How I Got Justice As A Sexual Assault Survivor

“We will stand by you with whatever you decide to do,” my friends said as I sat soaking in a puddle of my own tears. It was late at night on no particular day this past April after I had finally disclosed to my two best friends that I had been sexually assaulted twice over a four-month period by the same man. The relief I felt was short-lived. While I had admitted the secret I had repressed since December of 2015, I was admitting to myself the even starker reality that was at the root of my secrecy: There was seemingly nothing in the world I could do about it. There was no DNA and no witnesses. It was my word against his. No one would take a sexual assault case like mine to trial because no one could prove that he did sexually assault me beyond reasonable doubt, and if nothing short of a miracle took place and they did charge him, the trial process would be draining, triggering, and tedious with no guaranteed outcome.

Up until this point in my life, I believed in the American justice system, but over the last year I realized that a legal system built on the idea of proof beyond a reasonable doubt didn’t leave much room for an almost always imperfect sexual assault or rape survivor. Please know this article is not meant to discourage anyone who has been sexually assaulted to report the incident to the authorities. Rather, it is the opposite. My point is that I feel that our justice system is not equipped to handle the epidemic of sexual violence that has swept across this country. According to RAINN, out of every 1,000 reported rapes, 944 of those rapists will walk free. That’s not justice. That’s reckless. I know that the man who assaulted me is out there, inevitably targeting other young girls and women, and that scares me. I hate feeling powerless and out of control so I decided to not let the man that has taken so much from me take anything more. In the grand scheme of things, I, as an individual, don’t have control over much of anything, but I do have control of my reaction to his actions.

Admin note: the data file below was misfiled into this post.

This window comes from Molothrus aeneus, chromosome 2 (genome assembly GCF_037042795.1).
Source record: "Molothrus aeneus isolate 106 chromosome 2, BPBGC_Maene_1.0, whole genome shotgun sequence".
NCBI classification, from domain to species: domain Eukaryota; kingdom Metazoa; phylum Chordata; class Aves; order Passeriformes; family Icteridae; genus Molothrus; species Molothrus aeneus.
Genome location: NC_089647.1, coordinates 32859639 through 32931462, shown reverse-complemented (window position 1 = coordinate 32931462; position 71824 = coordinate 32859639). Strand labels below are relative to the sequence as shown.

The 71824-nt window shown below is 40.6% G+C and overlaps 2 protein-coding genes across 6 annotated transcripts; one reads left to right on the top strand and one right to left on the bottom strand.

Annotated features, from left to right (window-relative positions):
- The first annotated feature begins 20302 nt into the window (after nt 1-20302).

In order to speak out against sexual assault and speak up for sexual assault survivors, myself included, I knew that I had to get help first. Although I know what happened to me isn’t my fault, I take responsibility for my actions as a naïve, insecure freshman in college that put me in a really terrible situation. However, the Women’s Resource Center at the University of Utah not only helped me to emotionally heal, but allowed me realize that my sexual assaults, like so many others, are not as black and white as other forms of crime. In a world where more often than not people like me don’t get the formal forms of justice we seek, the best way to get justice is to first become strong and resilient. Although I’ve regained the voice that was stolen from me, I feel that my fight for justice will never be quite done. Luckily, I have been afforded so many opportunities to speak out and use my story as a cautionary tale to my peers, especially those younger and more vulnerable.  

As I look back over the past year since the first sexual assault in December 2015, I’m filled with a strange sense of gratitude. Although my experiences with sexual assault are some of the worst things that ever happened to me, they completely changed the trajectory of my life, my perception, and my purpose. I have met so many amazing people (and one special dog) through this journey. I am incredibly thankful and touched by both those who contributed something special to my healing and those who have shared their personal stories with me. Whether you’re speaking out or listening, you have brought me hope that our society can make a change with the dedicated effort of each individual. I am excited to see many of you out in the trenches fighting the good fight against sexual assault.